Subscribe: FDA Consumer Health Information Using a glucose meter to check and monitor blood sugar is a daily part of life for millions of Americans with diabetes. Glucose meters and test strips are medical devices regulated by the U.S. Food and Drug Administration. And the FDA wants to make sure you use these devices safely. Read on for advice. Beware of Buying Previously Owned Test Strips The FDA is aware that some sellers are marketing pre-owned or secondhand test strips to consumers. These are unused test strips previously owned by someone else. These pre-owned strips may be sold at lower prices when compared to new strips. For instance, you may see flyers advertising cheap test strips in your neighborhood, or you may see sellers marketing cheap test strips online. It is technically legal for people to resell their test strips. But the FDA does not recommend that you buy pre-owned test strips or that you resell your unused strips. That’s because pre-owned strips can give incorrect results—and may not be safe to use with your device. Here’s why: Test strips should be properly stored to give accurate results. If you buy pre-owned strips, it is hard to know whether the strips were stored properly. Test strips also could be expired. A lack of proper storage or using expired strips could put you at risk for getting incorrect results from your glucose meter. And incorrect results can put you at risk for serious health complications—and even death. Test strip vials that have been opened by another person may have small amounts of blood on them, which can put you at risk for infection. Pre-owned test strip vials may have been tampered with, which means that they may not be safe to use. (For instance, the expiration dates might have been changed or covered up.) Pre-ow Continue reading >>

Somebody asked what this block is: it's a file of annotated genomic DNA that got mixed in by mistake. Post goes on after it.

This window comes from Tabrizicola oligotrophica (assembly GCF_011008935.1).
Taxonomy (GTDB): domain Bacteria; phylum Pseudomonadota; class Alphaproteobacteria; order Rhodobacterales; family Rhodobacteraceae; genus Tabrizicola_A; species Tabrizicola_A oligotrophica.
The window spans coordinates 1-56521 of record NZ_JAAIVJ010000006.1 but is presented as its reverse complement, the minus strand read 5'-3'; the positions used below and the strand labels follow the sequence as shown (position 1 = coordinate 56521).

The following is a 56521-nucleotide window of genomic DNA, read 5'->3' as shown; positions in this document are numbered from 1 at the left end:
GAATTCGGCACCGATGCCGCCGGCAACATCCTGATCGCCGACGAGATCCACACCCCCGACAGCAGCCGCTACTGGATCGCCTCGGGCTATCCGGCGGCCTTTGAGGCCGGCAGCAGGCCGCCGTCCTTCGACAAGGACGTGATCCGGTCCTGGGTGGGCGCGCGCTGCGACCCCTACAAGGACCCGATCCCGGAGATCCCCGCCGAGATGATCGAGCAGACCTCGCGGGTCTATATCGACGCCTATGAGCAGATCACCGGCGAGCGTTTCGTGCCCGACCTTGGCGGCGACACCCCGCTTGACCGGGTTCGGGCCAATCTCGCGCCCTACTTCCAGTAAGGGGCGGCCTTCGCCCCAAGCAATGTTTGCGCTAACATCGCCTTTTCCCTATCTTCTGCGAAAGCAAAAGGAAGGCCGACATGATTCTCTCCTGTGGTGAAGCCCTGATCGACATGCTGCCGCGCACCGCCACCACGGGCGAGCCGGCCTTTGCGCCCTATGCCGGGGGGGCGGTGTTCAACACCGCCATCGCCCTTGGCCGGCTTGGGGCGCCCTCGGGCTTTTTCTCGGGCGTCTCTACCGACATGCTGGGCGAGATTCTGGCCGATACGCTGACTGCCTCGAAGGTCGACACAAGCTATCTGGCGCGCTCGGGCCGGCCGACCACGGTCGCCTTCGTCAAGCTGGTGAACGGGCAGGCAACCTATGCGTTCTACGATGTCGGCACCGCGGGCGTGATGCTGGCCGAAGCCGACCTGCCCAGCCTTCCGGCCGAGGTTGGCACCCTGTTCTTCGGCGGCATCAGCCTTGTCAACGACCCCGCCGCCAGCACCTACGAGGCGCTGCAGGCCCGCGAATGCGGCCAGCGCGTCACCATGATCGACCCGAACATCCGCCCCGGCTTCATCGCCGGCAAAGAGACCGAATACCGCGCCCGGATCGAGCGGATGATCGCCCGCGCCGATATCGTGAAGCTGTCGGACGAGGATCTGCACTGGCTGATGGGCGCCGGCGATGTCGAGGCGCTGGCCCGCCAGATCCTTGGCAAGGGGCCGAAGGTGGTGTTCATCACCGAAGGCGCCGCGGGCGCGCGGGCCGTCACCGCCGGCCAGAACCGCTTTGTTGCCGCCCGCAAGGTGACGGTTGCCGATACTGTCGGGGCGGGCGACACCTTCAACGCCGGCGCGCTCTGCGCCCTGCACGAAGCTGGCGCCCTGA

Accuracy Of Blood Glucose Meters: Get The Down Low

Accuracy Of Blood Glucose Meters: Get The Down Low

Every blood glucose meter claims that its accurate. But what does accurate really mean in terms of blood glucose (BG)? A. Does accurate mean that your blood glucose meter will show you the true BG? B. Does accurate mean that your blood glucose meter will show the same BG each time if you test multiple times from the same finger stick? C. Does accurate mean that your blood glucose meter will show the same BG as a different blood glucose meter if you test from the same finger stick? No at-home blood glucose meter will show a true BG only a lab test can do that. (And actually, to be very technically correct, there is theoretically a true BG value, but its impossible to measure thats where statistics come in!) We can only estimate what the true BG value is by taking a sample. In order to be considered accurate and thus approved for use in at-home testing scenarios, the FDA requires that blood glucose meters provide: 99% of blood glucose measurements within 20% of lab results 95% of blood glucose measurements within 15% of lab results This literally translates to: if your true BG value (measured in a lab test) was 100 mg/dL, your blood glucose meter could show as low as 80 mg/dL or as high as 120 mg/dL, and the FDA would consider either number accurate because both 80 mg/dL and 120 mg/dL are results that fall within that 20% range of lab results. This is called variance (or the amount of measurement error that the FDA allows in order to consider the reading accurate) and the variance gets larger as your true BG gets larger. For example, if your true BG value (again, measured in a lab) was 400 mg/dL, your blood glucose meter could show as low as 320 mg/dL or as high as 480 mg/dL. Even with that 160-point spread, the FDA would still consider either number (and all numbers in Continue reading >>